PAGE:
Milton Friedman’s Free to Choose (1980), Power of the Market. Pt 1

Posted: November 17, 2010 in capitalism, free, friedman, market, milton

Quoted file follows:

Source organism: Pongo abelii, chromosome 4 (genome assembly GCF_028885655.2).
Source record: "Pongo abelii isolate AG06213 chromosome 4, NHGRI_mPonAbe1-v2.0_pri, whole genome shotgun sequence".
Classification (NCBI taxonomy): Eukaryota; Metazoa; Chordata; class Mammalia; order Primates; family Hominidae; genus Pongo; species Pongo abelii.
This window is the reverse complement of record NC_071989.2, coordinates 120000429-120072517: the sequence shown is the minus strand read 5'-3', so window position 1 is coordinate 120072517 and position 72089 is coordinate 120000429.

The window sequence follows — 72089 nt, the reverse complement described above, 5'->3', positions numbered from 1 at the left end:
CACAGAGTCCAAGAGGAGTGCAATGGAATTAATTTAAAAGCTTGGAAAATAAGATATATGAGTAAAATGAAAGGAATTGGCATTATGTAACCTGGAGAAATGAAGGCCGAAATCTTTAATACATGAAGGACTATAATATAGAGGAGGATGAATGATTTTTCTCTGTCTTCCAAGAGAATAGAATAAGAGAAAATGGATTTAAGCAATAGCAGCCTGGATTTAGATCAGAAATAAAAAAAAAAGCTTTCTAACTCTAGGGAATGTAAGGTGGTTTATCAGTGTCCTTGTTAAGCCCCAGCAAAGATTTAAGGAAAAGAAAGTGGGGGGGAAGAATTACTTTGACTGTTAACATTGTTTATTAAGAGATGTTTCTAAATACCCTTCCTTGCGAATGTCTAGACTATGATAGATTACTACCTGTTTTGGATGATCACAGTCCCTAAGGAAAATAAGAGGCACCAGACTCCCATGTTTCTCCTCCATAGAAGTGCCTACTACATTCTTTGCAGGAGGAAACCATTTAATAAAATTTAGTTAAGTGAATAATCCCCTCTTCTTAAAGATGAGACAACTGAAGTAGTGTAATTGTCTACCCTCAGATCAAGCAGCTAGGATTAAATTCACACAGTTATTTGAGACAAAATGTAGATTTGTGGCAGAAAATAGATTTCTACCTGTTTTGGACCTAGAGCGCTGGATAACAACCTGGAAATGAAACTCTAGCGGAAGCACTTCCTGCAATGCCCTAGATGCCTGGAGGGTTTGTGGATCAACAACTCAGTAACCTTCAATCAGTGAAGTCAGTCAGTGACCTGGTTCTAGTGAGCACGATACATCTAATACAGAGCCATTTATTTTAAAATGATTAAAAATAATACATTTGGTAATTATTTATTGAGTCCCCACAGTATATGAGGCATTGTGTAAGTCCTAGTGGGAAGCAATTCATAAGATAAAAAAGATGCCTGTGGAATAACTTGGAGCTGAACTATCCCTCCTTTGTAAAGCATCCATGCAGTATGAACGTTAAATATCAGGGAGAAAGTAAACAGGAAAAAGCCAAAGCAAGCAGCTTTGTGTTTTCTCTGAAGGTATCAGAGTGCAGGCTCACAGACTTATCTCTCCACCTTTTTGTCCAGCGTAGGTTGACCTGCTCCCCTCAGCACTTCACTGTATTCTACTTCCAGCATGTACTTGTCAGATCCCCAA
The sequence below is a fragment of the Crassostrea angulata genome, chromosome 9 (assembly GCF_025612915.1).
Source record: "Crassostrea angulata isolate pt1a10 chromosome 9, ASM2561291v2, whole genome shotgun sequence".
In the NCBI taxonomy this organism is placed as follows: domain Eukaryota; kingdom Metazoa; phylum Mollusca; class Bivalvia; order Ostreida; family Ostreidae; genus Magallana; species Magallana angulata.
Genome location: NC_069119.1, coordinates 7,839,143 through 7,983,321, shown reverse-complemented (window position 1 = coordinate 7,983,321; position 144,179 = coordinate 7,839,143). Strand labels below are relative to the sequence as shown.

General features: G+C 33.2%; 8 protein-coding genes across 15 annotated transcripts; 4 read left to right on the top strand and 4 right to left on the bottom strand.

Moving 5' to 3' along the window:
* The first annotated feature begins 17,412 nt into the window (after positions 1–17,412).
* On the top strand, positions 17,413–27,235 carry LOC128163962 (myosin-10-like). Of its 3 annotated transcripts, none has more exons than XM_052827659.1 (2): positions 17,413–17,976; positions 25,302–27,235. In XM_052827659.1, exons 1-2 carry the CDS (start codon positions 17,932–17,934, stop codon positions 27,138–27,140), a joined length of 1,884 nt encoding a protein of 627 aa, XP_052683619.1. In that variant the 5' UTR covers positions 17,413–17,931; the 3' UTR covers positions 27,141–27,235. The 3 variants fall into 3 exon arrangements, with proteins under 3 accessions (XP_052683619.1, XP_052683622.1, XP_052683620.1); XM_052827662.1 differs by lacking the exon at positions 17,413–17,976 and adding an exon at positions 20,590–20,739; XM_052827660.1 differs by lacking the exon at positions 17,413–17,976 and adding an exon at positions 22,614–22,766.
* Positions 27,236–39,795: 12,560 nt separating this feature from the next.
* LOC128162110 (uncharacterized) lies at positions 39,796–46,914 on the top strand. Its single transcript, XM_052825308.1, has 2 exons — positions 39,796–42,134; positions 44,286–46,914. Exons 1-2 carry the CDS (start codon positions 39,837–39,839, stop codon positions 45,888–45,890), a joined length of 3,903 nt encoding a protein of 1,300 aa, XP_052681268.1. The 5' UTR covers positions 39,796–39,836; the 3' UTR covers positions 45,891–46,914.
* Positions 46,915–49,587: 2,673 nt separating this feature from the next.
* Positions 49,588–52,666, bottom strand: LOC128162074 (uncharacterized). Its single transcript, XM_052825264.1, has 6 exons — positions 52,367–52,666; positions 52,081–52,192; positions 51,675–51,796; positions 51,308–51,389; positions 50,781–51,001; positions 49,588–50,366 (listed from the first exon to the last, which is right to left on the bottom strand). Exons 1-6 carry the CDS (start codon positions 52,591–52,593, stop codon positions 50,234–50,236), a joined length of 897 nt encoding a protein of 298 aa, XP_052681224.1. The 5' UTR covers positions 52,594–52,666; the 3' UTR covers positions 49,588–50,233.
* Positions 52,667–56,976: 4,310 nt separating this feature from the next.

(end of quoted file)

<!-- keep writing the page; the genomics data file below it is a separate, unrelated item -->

Finding examples in his visits to Hong Kong, the U.S. and Scotland, Dr. Friedman says that free markets are the fundamental engines of economic progress. In free markets, individuals can go into any business they want, trade with whomever they want, buy as cheap as they can, and sell at the highest price they can get. In truly free markets, governments do not interfere with any of these privileges. Individuals are free to enter the marketplace to do business, and they, and they alone, enjoy the fruits of their successes and the consequences of their failures.In free markets, producers of goods and services respond to signals they receive from buyers in the marketplace. They key production to their understanding of what people are buying and, apparently, wish to continue to buy. Using this information, they decide what to produce and in what quantity. Competitive forces in free markets promote efficiency. Because there is free entry of new producers into the market, individual producers must keep costs down in order to price their products at competitive levels. This means the resources they consume tend to be used efficiently. If they are not, costs of production rise, selling prices go up, and the producer may not be able to sell his product because it is not priced competitively.Free markets promote voluntary cooperation among a great diversity of people. As Milton Friedman points out, even making something as simple as a pencil requires the cooperation of thousands of people largely unknown to one another. Because the pencil manufacturer needs paint, graphite, wood, glue, and other components, widely separated groups of individuals have an incentive to produce these items and ship them to the pencil plant. This cooperation is not accomplished by any government. Individual freedom and economic freedom are tightly linked. It is difficult to conceive of personal freedom existing in isolation from economic freedom. Thus, the free market system not only promotes economic progress, but also buttresses our cherished individual freedoms.

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